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Philadelphia mayor faces backlash...

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Marc Vetri, a prominent Philadelphia restauranteur, posted the photo of Kenney to his Instagram page Sunday.

(The Center Square)(August 31, 2020)-- – Philadelphia Mayor Jim Kenney is facing backlash Monday for an image of him dining in a Maryland restaurant – despite his ban on the activity in the city he oversees.

Kenney's office told 6ABC News that the mayor did patronize a friend's establishment on Sunday, noting that he later dined outdoors at Rogue, a Philadelphia restaurant. They also clarified that Kenney looks forward to expanding dining options for residents on Sept. 8, per the city's Department of Health recommendations.  

"Of course we understand the frustrations of local restaurant owners who have been among the hardest hit by the pandemic," Kenney's office said. "But there are 782 total cases in the county the mayor briefly visited, compared to over 33,000 cases in Philadelphia. Drastically different circumstances." 

Marc Vetri, a prominent Philadelphia restauranteur, posted the photo of Kenney to his Instagram page Sunday.

"Glad you're enjoying indoor dining with no social distancing or mask wearing in Maryland tonight while restaurants here in Philly close, suffer and fight for every nickel just to survive," he said. "I guess all your press briefings and your narrative of unsafe indoor dining don't apply to you. Thank you for clearing it all up for us tonight."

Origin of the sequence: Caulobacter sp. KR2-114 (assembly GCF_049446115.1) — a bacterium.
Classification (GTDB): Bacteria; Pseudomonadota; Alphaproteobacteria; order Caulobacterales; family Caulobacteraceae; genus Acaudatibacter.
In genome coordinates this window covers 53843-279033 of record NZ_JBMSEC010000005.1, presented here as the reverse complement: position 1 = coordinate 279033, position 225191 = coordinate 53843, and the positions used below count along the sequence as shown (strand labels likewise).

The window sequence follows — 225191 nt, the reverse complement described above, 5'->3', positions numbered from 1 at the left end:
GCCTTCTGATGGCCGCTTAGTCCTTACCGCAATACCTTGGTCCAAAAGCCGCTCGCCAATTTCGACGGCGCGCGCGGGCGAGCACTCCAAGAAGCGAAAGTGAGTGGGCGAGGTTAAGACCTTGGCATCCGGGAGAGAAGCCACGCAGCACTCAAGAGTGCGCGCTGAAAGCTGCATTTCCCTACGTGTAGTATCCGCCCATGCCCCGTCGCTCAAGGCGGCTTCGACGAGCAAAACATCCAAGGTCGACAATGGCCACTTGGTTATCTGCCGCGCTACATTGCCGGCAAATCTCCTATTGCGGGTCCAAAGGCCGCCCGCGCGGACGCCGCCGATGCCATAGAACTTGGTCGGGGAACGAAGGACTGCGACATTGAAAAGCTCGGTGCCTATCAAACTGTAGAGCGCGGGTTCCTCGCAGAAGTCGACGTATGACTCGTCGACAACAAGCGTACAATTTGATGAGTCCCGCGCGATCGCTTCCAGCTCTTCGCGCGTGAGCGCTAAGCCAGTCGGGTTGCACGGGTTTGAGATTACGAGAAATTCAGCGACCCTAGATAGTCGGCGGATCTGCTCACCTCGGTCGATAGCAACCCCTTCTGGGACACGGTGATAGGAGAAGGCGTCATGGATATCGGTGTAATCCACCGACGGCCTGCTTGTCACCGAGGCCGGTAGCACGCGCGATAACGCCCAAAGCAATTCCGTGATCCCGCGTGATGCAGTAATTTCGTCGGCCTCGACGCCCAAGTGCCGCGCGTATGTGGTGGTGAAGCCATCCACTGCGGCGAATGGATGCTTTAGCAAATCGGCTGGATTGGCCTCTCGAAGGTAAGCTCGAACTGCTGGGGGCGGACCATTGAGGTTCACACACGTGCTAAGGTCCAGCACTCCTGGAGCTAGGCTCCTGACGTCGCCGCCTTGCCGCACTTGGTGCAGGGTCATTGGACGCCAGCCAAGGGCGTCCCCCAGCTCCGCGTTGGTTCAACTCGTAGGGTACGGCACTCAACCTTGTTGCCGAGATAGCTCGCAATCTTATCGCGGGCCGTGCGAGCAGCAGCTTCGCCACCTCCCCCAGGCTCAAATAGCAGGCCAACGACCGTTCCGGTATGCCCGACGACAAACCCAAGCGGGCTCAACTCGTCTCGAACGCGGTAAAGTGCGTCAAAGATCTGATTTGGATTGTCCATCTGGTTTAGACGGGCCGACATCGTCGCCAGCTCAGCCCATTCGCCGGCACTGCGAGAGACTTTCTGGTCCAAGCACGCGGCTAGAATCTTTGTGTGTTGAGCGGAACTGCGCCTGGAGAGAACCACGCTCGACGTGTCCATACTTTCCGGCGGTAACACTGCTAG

Pennsylvania restauranteurs begged state lawmakers for assistance last month detailing the devastating impact of Gov. Tom Wolf's capacity limits and other social distancing mandates on the industry.

Should pandemic restrictions remain — or the state fails to deliver on dire financial aid, the Pennsylvania Restaurant and Lodging Association estimate that 7,500 establishments will shut down. In addition, they say more than 200,000 workers will face permanent unemployment. 

A separate Yelp survey indicated some 60 percent of restaurants nationwide might never reopen. In Pennsylvania, Wolf's 25 percent capacity limit threatens the future of nearly one-third of all establishments. 

Wolf has been a vocal proponent of federal legislation – the $120 billion Real Economic Support That Acknowledges Unique Restaurant Assistance Needed to Survive (RESTAURANTS) Act – to rescue struggling restaurants with grants for operating expenses. However, he's stayed quiet about bills in the Legislature that would provide up to $100 million in state aid to the industry.

State Sen. Pat Stefano, R-Fayette, issued a memo to his colleagues earlier this month seeking their support for measures that would repeal the administration's capacity limit and lift the ban on alcohol-only sales. The proposals — direct affronts to Wolf's mitigation strategy — likely face vetoes.

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